Capping a week of protest and sharp debate, the General Assembly of the Presbyterian Church (USA), the nation's largest Presbyterian denomination, voted 268-251 to ban "same sex union ceremonies." The group's 173 presbyteries must now ratify a constitutional amendment that establishes the ban before it takes effect. On the convention floor, the one-hour debate preceding the ballot was civil but impassioned: "If we bless what God condemns, what kind of Christians are we?" youth delegate Emily Martin, 18, of Alabama, said. Supporters were equally adamant: "This church doesn't respect gay and lesbian people because it does not respect their relationships," said Donna Riley, a church member from Princeton, N.J. "They're saying a minister can bless a lesbian's home, a minister can bless a lesbian's poodle, but that minister cannot bless my relationship."The vote, which took place late Friday evening June 30, followed the arrest of 81 protesters from Soulforce, the interdenominational homosexual rights group headed by Mel White. The arrested included William P. Thompson, a former moderator and stated clerk of the United Presbyterian Church in the U.S.A., which merged with the Presbyterian Church in the U.S. in 1983 to form the PCUSA. Thompson said he believed sexual orientation was "received and not chosen" by people. At the same time as the Soulforce gathering, 10 people associated with the controversial pastor Fred Phelps and his Westboro Baptist Church in Topeka, Kan., held a counter-demonstration, with signs proclaiming "Thank God for AIDS" and similar slogans. Jane Spahr, an ordained Presbyterian and lesbian from San Rafael, Calif., said the vote would "make the church more irrelevant to our lives. To say we can't do holy unions, it would be very painful to hear this."According to Joe Rightmyer, executive director of Presbyterians for Renewal, there's equal pain being felt by those in the church who wish to remain focused on the traditional teaching of scripture. "I'm battling for the sake of individuals caught in moral confusion," Rightmyer said. "The answer is to address this question with truth and the power of the gospel."But the contentious battle over this question (ending just hours before a town clerk in Vermont performed its first same sex union) is just a warm-up, observers say, for the PCUSA's 2001 meeting in Louisville, Kentucky. There, a two-year moratorium on discussing qualifications for ordination will expire. Renewed efforts for the affirmation of the ordination of active homosexuals is expected at that time.At the same time, the PCUSA assembly voted to expand AIDS "care team" ministries in local congregations, appropriating $90,000 over the next three years "to educate, train and empower deacons and interested church members" in organized care teams to provide ministry not just to persons with AIDS but also other "life-challenging" illnesses such as Alzheimer's Disease, according to the group's news service. The organization also elected its first Asian American "moderator," or chief spokesman, Syngman Rhee, on June 24, the 50th anniversary of his flight from North Korea at the outbreak of the Korean War. Rhee, who is not related to the late South Korean president of the same name, is also director of the Asian American Ministry and Mission Center at Union Theological Seminary/Presbyterian School of Christian Education in Richmond, Virginia.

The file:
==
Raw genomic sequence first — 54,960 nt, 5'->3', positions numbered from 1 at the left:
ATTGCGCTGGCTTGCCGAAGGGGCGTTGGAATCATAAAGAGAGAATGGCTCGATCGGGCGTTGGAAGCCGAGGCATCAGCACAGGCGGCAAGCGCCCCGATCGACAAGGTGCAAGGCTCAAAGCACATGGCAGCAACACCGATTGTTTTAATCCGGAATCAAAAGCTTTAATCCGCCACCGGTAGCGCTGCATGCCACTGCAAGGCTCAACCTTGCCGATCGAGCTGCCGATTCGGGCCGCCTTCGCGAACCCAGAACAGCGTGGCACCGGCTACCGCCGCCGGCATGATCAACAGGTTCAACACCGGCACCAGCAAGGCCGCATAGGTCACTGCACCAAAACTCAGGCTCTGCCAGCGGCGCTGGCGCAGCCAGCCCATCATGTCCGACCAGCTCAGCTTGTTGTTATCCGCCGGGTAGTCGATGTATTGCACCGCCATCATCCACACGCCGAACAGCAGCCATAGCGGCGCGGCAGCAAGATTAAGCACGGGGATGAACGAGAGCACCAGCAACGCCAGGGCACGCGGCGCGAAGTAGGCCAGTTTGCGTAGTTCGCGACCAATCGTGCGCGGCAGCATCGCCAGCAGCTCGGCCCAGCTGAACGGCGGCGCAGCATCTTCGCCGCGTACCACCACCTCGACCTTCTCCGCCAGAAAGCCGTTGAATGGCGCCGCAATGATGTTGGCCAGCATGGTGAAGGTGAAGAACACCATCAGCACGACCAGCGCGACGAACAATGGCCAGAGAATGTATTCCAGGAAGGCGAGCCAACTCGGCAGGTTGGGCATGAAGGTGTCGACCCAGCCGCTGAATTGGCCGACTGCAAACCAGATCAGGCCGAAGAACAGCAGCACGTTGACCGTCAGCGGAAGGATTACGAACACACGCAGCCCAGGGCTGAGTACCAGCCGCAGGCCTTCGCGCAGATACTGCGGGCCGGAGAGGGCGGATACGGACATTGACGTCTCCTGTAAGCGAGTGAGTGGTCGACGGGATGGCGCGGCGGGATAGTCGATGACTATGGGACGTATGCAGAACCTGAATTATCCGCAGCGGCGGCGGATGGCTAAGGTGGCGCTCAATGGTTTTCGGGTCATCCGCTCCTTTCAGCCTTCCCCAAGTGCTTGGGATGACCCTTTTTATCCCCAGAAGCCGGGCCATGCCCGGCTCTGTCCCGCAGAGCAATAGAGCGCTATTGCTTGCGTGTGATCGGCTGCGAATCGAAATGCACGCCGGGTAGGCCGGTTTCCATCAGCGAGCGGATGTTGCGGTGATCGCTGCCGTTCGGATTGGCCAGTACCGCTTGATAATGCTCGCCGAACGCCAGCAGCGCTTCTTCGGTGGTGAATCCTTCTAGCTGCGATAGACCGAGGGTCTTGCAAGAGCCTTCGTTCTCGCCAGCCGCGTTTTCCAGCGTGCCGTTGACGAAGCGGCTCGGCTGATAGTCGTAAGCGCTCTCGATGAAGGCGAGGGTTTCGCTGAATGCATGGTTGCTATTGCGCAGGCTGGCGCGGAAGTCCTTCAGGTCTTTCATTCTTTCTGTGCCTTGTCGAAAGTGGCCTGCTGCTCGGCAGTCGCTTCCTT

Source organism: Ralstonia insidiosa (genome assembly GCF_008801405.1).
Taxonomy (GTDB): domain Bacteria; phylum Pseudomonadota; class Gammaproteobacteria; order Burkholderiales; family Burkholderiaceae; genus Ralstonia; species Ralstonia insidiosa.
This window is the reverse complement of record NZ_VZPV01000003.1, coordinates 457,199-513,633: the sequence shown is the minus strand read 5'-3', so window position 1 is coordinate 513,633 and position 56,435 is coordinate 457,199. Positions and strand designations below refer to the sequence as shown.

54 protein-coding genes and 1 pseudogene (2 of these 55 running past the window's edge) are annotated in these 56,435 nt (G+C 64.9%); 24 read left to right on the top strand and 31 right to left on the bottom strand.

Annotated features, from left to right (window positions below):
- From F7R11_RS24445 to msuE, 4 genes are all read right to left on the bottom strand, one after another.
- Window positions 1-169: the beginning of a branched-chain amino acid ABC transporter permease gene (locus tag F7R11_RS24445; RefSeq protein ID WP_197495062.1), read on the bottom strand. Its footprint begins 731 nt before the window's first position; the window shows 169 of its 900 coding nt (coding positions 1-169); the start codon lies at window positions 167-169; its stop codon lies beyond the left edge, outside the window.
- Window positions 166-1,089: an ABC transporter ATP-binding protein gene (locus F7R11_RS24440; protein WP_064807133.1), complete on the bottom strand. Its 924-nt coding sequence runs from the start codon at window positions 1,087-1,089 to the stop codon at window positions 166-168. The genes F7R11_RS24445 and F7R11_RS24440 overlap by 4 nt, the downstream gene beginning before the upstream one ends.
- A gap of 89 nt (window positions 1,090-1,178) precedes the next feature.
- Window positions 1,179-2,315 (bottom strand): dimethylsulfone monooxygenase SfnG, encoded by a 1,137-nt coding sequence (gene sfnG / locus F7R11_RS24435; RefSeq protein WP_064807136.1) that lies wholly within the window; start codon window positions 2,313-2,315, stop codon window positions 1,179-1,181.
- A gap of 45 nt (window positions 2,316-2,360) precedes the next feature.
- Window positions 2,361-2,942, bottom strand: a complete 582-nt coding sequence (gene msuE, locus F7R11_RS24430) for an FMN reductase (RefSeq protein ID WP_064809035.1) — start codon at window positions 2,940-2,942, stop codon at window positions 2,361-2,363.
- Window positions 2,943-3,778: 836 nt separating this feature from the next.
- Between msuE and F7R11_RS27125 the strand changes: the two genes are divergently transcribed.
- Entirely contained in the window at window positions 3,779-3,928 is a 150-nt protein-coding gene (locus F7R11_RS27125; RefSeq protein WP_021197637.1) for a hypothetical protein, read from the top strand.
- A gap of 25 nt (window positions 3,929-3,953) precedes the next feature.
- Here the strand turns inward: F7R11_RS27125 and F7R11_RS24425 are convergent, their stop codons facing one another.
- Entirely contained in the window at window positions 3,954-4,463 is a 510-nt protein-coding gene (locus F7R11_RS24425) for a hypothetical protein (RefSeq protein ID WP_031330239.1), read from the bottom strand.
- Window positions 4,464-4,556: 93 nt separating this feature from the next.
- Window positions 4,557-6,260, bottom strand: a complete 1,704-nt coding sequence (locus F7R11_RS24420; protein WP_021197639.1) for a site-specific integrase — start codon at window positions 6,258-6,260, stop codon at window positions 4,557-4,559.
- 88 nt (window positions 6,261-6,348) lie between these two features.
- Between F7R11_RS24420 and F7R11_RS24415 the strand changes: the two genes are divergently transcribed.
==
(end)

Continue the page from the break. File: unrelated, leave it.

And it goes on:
Presbyweb, a site which has some original reporting in addition to its daily collection of links to news stories, covered the General Assembly in detail. See also mainstream media coverage in The New York Times ( July 2, July 1), Associated Press, Los Angeles Times, and San Francisco Chronicle.
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